The leaders are only responsible for providing the necessary resources. These nurse leaders are often completely uninvolved in the daily work at the organization. New and inexperienced nurse leaders often adopt this style because they lack self-confidence. Alternatively, such leadership might be consciously applicable in those healthcare environments where all nurses are highly skilled, independent, and confident.
- Since the nurses have free reign, everyone can voice their ideas, bringing creativity to the table.
- Nurses have independence and decision-making encouraging personal growth
- With the lack of authoritative control, there is little fear of errors and greater room to learn through experimentation
- Team members are cooperative and come to trust each other
- This leadership might lower productivity by slowing the decision-making process
- Nurses might be unclear about their roles
- If the team members are not highly-skilled, it will result in poor decisions and reduced efficiency
- Without someone in control, conflict resolution becomes difficult. Research has shown Laissez-Faire leadership to be linked to low job satisfaction, and team members of such leaders are often dissatisfied with their supervisors.
3. Democratic leadership
Also called participative leadership, this leadership style encourages team participation and collaboration. The nurse leaders are actively involved rather than absent from the picture.
They keep watch on team progress, provide genuine feedback, and encourage individual responsibility and accountability but without strict repercussions. Such nurse leaders encourage input from the nurses, take opinions, and hear their concerns. This leadership style effectively develops strong positive relationships between the nurse leader and their team.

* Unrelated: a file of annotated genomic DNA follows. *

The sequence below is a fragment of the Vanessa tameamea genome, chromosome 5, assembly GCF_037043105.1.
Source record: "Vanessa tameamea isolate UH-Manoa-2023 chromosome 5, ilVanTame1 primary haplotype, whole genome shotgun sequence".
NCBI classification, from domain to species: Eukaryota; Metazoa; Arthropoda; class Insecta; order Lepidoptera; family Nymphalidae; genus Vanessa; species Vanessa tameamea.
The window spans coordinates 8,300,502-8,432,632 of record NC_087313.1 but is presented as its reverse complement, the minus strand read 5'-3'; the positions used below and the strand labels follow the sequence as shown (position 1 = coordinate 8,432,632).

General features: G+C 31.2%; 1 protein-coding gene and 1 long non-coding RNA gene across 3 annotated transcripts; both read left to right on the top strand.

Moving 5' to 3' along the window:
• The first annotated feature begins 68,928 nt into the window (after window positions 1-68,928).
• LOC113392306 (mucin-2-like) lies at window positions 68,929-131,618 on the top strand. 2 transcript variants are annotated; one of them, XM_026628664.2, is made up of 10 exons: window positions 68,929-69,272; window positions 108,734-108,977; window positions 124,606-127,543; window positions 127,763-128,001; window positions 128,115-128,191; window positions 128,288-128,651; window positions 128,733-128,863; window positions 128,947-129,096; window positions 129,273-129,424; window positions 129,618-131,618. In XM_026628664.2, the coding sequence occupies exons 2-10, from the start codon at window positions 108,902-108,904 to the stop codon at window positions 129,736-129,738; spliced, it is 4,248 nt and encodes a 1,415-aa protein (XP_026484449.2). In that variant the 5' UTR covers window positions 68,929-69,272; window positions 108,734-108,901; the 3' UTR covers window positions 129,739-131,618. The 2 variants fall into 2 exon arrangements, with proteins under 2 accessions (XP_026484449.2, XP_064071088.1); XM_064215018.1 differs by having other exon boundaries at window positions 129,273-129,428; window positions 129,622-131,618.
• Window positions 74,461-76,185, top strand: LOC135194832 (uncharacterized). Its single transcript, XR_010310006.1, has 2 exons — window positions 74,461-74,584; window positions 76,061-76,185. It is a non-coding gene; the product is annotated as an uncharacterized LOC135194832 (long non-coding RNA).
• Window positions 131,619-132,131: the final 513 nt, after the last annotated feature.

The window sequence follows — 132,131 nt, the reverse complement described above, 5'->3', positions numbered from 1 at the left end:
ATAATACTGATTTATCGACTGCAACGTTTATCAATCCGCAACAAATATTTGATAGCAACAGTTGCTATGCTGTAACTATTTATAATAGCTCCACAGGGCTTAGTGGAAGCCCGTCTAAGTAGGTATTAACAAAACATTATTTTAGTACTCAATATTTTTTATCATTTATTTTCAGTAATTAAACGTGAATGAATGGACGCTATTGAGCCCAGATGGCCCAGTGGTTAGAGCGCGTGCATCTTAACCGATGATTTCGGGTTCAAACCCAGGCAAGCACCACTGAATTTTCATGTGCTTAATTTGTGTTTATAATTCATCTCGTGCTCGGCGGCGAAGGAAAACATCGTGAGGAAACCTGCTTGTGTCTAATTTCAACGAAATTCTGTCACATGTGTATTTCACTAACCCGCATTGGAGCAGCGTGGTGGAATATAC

- Democratic leaders make team members feel valued and respected
- Team involvement encourages creativity and brings diversity to the table
- It encourages transparency and honesty with the team leader because there is a feeling of trust. The lack of punishment also contributes to this
- Team members are highly satisfied
- Democratic leadership can discourage leaders from taking immediate action when needed. This leadership is not effective in emergencies
- Despite team collaboration, members might not reach a consensus, and the leader then has to make the final decision. The time spent discussing opinions goes to waste, and the members are dissatisfied.
- The nurse leader often lacks experience in making independent decisions and becomes dependent on the team.
4. Servant leadership
As the name suggests, servant leaders work to serve their team by helping them polish their skills. Such leaders pay attention to the individual strengths and weaknesses of the nurses and work towards enhancing their abilities. These leaders adopt a serve-first approach.
- Encourages better performance and personal growth of the team members
- Inspires the team’s trust in the leader
- Servant leaders quickly get exhausted by the constant effort they have to put in
- These leaders might be perceived as weak and lose control
- A long-term effort is needed to see positive outcomes
Leadership styles in nursing have a major impact on the team’s overall efficiency. Nurse leaders are crucial in directing the nurses in an organization towards success. If you are working to become a nurse leader, remember how important your role is.
The type of leadership style you adopt will be very important, so think wisely and decide your approach after carefully considering the dynamics of your team and organization.